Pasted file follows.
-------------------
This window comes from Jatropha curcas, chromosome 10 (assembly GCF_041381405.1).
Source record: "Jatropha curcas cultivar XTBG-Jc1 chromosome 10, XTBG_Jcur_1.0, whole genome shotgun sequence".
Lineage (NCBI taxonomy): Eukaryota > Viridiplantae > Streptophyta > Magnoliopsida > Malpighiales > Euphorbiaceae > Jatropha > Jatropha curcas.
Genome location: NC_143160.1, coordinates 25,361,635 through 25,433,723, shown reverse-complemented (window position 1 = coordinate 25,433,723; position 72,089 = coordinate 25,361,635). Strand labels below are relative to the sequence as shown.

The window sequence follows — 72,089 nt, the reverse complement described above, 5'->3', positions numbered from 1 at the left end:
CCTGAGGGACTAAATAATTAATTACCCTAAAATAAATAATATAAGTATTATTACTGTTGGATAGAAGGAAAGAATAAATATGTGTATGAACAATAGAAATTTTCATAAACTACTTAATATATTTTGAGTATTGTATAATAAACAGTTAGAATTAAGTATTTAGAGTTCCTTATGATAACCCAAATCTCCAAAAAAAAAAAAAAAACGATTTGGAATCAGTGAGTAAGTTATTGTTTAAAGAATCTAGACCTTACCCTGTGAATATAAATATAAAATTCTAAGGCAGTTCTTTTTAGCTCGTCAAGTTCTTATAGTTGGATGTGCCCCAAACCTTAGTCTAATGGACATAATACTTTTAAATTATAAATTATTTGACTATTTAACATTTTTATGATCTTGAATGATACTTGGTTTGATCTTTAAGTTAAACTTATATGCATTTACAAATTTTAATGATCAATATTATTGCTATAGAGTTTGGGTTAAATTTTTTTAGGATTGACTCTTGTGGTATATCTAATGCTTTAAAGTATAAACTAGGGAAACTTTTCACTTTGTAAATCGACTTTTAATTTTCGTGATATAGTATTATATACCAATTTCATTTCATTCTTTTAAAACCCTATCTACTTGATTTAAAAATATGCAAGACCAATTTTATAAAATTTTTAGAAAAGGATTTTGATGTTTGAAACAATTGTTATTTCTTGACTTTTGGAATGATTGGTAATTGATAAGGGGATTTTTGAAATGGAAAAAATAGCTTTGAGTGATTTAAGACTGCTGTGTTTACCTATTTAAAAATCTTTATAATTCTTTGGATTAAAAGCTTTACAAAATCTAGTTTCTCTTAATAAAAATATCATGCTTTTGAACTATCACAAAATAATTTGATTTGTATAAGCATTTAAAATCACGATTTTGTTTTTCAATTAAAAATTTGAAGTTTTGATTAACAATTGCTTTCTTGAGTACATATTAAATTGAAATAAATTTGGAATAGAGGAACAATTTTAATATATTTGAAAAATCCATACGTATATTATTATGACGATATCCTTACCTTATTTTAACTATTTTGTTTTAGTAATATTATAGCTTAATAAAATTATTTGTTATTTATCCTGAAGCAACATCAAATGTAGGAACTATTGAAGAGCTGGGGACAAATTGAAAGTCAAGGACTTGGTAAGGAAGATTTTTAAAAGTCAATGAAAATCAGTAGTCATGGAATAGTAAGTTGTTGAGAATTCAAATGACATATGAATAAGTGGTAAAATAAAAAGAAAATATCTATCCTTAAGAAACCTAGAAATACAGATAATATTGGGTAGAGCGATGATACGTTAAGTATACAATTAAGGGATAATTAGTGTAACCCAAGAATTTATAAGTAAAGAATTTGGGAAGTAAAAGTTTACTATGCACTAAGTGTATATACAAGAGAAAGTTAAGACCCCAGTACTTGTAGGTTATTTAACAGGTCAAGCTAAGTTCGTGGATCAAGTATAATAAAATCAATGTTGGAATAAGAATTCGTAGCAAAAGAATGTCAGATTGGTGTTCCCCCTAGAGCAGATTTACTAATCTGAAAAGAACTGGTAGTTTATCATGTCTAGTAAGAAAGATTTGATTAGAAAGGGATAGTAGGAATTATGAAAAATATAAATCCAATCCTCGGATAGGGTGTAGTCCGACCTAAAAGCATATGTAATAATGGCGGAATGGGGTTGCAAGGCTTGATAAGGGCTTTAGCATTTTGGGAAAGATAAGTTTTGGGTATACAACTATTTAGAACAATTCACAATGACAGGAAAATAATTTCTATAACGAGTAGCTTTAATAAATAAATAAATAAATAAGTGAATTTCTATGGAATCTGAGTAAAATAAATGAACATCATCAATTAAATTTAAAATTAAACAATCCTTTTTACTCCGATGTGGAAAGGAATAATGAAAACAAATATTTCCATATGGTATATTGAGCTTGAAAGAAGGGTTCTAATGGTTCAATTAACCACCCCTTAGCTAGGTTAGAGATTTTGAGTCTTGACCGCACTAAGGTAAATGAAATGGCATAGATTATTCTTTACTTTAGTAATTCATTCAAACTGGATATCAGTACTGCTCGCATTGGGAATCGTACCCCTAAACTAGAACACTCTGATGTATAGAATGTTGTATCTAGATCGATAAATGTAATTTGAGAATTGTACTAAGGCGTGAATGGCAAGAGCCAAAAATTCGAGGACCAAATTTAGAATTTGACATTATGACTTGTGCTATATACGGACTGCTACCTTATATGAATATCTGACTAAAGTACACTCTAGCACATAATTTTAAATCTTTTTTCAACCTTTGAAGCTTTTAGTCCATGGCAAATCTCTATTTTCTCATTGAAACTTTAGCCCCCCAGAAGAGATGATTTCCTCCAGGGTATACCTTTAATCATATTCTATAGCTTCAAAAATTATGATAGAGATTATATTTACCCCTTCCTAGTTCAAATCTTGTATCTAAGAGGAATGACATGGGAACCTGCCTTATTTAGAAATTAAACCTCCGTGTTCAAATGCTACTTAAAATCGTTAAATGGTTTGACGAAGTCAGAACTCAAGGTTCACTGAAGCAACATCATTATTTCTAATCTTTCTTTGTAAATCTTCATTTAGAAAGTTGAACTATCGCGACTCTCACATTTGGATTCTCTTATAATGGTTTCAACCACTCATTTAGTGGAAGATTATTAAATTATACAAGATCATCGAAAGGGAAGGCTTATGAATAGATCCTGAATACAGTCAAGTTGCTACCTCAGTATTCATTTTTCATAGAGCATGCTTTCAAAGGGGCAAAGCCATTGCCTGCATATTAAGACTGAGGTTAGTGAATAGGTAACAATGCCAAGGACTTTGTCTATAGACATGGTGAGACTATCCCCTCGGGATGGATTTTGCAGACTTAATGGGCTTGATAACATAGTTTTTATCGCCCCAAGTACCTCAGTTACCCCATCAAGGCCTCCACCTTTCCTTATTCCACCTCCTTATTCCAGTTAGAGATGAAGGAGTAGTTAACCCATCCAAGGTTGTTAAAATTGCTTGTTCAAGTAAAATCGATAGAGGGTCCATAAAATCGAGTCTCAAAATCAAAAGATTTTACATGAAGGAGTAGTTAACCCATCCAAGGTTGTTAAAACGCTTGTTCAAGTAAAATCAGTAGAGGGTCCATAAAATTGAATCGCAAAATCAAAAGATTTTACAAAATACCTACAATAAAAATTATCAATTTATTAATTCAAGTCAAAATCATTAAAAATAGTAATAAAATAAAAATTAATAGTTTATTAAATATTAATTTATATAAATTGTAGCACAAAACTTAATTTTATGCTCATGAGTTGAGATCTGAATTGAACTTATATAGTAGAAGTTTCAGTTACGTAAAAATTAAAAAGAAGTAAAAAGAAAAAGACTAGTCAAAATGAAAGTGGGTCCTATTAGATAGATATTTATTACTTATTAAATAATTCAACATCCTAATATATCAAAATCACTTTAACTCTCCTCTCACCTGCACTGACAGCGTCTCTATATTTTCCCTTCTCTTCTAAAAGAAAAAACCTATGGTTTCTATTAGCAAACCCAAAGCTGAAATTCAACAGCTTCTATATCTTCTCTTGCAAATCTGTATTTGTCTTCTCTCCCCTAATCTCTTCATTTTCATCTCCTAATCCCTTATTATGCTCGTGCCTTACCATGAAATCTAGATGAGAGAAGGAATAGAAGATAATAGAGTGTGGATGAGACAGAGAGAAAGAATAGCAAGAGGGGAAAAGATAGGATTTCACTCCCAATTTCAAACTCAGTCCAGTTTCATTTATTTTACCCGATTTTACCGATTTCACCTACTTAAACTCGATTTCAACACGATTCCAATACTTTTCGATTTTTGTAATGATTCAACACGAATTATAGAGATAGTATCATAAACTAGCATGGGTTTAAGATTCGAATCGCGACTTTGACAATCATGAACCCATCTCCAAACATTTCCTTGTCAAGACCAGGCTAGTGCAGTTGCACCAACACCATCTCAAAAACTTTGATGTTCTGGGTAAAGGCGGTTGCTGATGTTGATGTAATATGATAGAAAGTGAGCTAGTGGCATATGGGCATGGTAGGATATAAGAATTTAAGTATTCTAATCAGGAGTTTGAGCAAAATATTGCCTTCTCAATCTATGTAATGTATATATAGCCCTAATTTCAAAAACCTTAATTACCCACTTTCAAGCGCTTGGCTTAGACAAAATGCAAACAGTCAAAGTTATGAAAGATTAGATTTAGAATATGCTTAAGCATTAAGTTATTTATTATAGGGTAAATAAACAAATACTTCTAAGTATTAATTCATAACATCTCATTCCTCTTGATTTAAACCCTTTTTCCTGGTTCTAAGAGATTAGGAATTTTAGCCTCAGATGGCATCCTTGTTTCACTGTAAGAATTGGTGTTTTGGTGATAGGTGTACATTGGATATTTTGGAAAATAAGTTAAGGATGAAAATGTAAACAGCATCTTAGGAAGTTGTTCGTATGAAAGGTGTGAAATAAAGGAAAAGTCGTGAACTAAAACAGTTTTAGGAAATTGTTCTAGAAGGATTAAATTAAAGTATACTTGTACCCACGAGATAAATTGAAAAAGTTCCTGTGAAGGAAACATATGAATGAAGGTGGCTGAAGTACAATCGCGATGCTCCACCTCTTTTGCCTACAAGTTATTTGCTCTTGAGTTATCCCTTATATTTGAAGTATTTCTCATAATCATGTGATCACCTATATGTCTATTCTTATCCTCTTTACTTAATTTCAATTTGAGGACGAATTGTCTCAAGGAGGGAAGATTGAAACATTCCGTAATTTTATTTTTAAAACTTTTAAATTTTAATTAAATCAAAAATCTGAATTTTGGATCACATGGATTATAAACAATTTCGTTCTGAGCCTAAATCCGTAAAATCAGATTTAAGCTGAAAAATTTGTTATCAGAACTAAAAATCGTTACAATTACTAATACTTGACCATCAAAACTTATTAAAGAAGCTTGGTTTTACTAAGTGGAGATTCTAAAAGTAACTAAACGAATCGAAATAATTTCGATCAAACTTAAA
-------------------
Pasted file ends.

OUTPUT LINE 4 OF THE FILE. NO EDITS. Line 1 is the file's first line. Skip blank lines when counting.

Genome location: NC_143160.1, coordinates 25,361,635 through 25,433,723, shown reverse-complemented (window position 1 = coordinate 25,433,723; position 72,089 = coordinate 25,361,635). Strand labels below are relative to the sequence as shown.